Established under the umbrella of the Global Call to Action against Poverty (GCAP), this broad group of hundreds of advocates including the Association for Women’s Rights in Development (AWID), ActionAid International, and Oxfam International, focuses exclusively on the importance of framing poverty as a women’s issue.
Women from Around the World joined the Launch of the Global Call to Action for Women’s Rights
At the event, people who have joined the global GCAP movement wore white bands in support of the cause. With faces from nearly every continent, this compelling visual symbolized an unwavering resolve to end global poverty.
This event, the first in a series for 2005, attracted a who’s who in the area of women’s rights groups.
Ten years after the Fourth World Conference on Women in
Two-thirds of the world’s 1.3 billion desperately poor are women, living on less than one dollar a day.
Gender inequality makes women particularly vulnerable to poverty. In many parts of the world, women are the main–and sometimes the only–caregivers for their families while earning low wages through labor- intensive work. Though they make productive and essential contributions to their community and country, women face more economic obstacles than men and have less access to education, land, money, time, and other resources. Consider this:
In many countries, including some of those in Sub- Saharan Africa, women have no right to own property, moveable or immovable. Property rights belong to their husbands. If the men die, their families can take control of all possessions.
HIV rates in developing countries are soaring. Nearly 50% of women in Sub-Saharan Africa are infected with HIV. Lack of rights makes women particularly vulnerable. A study in
Even women who are educated about safer sex are fearful of violence if they ask a partner to use a condom. This powerlessness increases the likelihood that women will become HIV positive and no longer be able to provide for their families.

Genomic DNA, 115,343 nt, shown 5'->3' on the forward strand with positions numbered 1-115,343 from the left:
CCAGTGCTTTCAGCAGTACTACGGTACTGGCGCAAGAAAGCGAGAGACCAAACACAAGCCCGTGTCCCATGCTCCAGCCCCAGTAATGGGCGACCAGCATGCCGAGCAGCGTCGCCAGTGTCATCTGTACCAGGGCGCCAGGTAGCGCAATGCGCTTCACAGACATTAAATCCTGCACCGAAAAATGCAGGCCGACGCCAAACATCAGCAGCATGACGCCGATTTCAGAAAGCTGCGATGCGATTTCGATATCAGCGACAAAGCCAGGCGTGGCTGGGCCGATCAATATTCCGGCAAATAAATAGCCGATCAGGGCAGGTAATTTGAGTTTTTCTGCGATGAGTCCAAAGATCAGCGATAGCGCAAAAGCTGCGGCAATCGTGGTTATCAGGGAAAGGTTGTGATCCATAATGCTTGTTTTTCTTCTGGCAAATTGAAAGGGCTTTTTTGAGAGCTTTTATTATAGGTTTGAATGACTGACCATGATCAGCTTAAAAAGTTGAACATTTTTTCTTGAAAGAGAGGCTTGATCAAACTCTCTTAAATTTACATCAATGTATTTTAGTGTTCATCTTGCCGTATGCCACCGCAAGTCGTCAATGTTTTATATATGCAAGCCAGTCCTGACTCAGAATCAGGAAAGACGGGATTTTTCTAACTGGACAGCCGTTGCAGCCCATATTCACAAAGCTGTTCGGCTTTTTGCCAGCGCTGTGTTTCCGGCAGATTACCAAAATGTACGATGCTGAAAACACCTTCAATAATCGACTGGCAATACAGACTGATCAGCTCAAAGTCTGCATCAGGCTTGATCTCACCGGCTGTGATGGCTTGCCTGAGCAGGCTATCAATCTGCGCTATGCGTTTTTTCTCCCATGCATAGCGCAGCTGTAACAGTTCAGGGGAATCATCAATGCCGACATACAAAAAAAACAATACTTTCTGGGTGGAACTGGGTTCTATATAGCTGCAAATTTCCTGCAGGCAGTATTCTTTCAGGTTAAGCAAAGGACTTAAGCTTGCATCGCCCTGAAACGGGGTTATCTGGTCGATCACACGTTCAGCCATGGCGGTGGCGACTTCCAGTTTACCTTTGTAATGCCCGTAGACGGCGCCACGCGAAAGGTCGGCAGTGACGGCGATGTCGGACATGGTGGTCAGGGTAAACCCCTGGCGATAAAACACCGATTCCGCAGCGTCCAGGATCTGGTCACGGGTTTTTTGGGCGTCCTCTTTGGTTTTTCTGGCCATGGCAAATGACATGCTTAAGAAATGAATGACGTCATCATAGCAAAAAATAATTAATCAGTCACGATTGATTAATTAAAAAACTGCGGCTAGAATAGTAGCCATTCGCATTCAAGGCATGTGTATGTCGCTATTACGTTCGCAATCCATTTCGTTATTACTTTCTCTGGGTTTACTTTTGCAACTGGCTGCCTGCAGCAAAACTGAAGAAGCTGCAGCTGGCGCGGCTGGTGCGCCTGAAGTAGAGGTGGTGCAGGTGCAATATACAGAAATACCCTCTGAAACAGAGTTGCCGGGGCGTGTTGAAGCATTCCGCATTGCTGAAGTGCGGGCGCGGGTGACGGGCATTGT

According to Everjoice Win, International Head of Women’s Rights for ActionAid International, ‘Governments should, at the very least, come up with legislation and policies, and implement them at the national level to make sure that the status of women is uplifted and the right of women are guaranteed not just on paper but in practice. When we talk about poverty for women, we’re not just talking about material lack.
In many countries of the world where ActionAid works, women are regarded as non-persons who don’t have a voice to speak for themselves, who don’t have choices about their own life.’
The Global Call to Action against Poverty is a worldwide alliance committed to pressuring world leaders to fulfill their promises outlined by the United Nations Millennium Development Goals. Hundreds of civil society organizations from all over the world — including women’s groups, trade unions, faith groups and human rights organizations — are joining together to work toward shifts in national and international policies in order to end poverty and both achieve and exceed the Millennium Development Goals. Mary Robinson, former Irish president and UN High Commissioner for Human Rights, is among the high profile individuals who are weighing in strongly behind the campaign. With the upcoming G-8
‘Though the GCAP alliance is global, the real work is done by women in their home towns and villages,’ says Joanna Kerr, Executive Director of the Association for Women’s Rights in Development (AWID), a co-host of the event. ‘Women will return to their countries to mobilize others to influence their government leaders to effect lasting changes.’
Please contact Bernice Manallo or Ciara Gaynor to receive an electronic press packet. Download the Global Call to Action for Women’s Rights leaflet here.
Event Co-hosts: ActionAid, African Women’s Development Fund, Association for Women’s Rights in Development (AWID), Centre for Women’s Global Leadership (CWGL), Comite de America Latina Y el Caribe Para la Defensa de los Derechos de la Mujer (CLADEM), INFORM Sri Lanka, International Confederation of Free Trade Unions (ICFTU), International Gender and Trade Network (IGTN), International Women’s Health Coalition (IWHC), International Women’s Human Rights Law Clinic, National Economic and Social Rights Initiative, Oxfam International, Red de Educacion Popular Entre Mujeres, Sancharika Samuha (Women’s Media Forum) Nepal, UN Millennium Campaign, Women’s Environment and Development Organization (WEDO), Women’s Initiatives for Gender Justice, Women’s International Coalition for Economic Justice (WICEJ).
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